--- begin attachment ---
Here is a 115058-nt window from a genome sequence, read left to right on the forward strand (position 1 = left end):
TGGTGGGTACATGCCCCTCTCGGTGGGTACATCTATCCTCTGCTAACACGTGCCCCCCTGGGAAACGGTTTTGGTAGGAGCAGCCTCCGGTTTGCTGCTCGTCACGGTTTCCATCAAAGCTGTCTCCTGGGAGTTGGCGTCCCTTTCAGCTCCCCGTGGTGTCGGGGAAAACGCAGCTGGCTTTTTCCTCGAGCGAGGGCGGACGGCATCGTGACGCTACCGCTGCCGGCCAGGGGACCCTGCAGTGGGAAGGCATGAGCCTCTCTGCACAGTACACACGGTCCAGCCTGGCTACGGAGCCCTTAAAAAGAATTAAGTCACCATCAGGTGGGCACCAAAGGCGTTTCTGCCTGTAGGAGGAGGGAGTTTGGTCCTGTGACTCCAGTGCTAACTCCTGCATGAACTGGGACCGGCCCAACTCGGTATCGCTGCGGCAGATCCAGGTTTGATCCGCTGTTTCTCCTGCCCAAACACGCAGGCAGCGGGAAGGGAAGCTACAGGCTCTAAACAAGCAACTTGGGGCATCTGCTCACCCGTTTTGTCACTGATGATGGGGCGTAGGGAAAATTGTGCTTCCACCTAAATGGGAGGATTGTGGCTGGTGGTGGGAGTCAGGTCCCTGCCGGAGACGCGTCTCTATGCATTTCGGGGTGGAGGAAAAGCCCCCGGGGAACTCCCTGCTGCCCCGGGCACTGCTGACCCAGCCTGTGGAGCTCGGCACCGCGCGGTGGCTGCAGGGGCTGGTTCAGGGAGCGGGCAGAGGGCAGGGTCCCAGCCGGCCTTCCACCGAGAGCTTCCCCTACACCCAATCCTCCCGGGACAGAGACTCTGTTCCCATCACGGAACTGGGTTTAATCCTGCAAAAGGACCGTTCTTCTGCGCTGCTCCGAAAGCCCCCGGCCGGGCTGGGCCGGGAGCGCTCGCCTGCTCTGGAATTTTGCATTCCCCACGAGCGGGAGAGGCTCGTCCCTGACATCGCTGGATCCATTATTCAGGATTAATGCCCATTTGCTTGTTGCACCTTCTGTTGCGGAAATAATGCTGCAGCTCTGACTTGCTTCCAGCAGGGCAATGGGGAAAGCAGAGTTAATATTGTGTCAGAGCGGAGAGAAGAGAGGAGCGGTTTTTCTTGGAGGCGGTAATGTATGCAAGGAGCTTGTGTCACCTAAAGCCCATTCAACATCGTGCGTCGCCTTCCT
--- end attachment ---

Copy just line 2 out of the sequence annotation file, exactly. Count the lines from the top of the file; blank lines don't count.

TGGTGGGTACATGCCCCTCTCGGTGGGTACATCTATCCTCTGCTAACACGTGCCCCCCTGGGAAACGGTTTTGGTAGGAGCAGCCTCCGGTTTGCTGCTCGTCACGGTTTCCATCAAAGCTGTCTCCTGGGAGTTGGCGTCCCTTTCAGCTCCCCGTGGTGTCGGGGAAAACGCAGCTGGCTTTTTCCTCGAGCGAGGGCGGACGGCATCGTGACGCTACCGCTGCCGGCCAGGGGACCCTGCAGTGGGAAGGCATGAGCCTCTCTGCACAGTACACACGGTCCAGCCTGGCTACGGAGCCCTTAAAAAGAATTAAGTCACCATCAGGTGGGCACCAAAGGCGTTTCTGCCTGTAGGAGGAGGGAGTTTGGTCCTGTGACTCCAGTGCTAACTCCTGCATGAACTGGGACCGGCCCAACTCGGTATCGCTGCGGCAGATCCAGGTTTGATCCGCTGTTTCTCCTGCCCAAACACGCAGGCAGCGGGAAGGGAAGCTACAGGCTCTAAACAAGCAACTTGGGGCATCTGCTCACCCGTTTTGTCACTGATGATGGGGCGTAGGGAAAATTGTGCTTCCACCTAAATGGGAGGATTGTGGCTGGTGGTGGGAGTCAGGTCCCTGCCGGAGACGCGTCTCTATGCATTTCGGGGTGGAGGAAAAGCCCCCGGGGAACTCCCTGCTGCCCCGGGCACTGCTGACCCAGCCTGTGGAGCTCGGCACCGCGCGGTGGCTGCAGGGGCTGGTTCAGGGAGCGGGCAGAGGGCAGGGTCCCAGCCGGCCTTCCACCGAGAGCTTCCCCTACACCCAATCCTCCCGGGACAGAGACTCTGTTCCCATCACGGAACTGGGTTTAATCCTGCAAAAGGACCGTTCTTCTGCGCTGCTCCGAAAGCCCCCGGCCGGGCTGGGCCGGGAGCGCTCGCCTGCTCTGGAATTTTGCATTCCCCACGAGCGGGAGAGGCTCGTCCCTGACATCGCTGGATCCATTATTCAGGATTAATGCCCATTTGCTTGTTGCACCTTCTGTTGCGGAAATAATGCTGCAGCTCTGACTTGCTTCCAGCAGGGCAATGGGGAAAGCAGAGTTAATATTGTGTCAGAGCGGAGAGAAGAGAGGAGCGGTTTTTCTTGGAGGCGGTAATGTATGCAAGGAGCTTGTGTCACCTAAAGCCCATTCAACATCGTGCGTCGCCTTCCT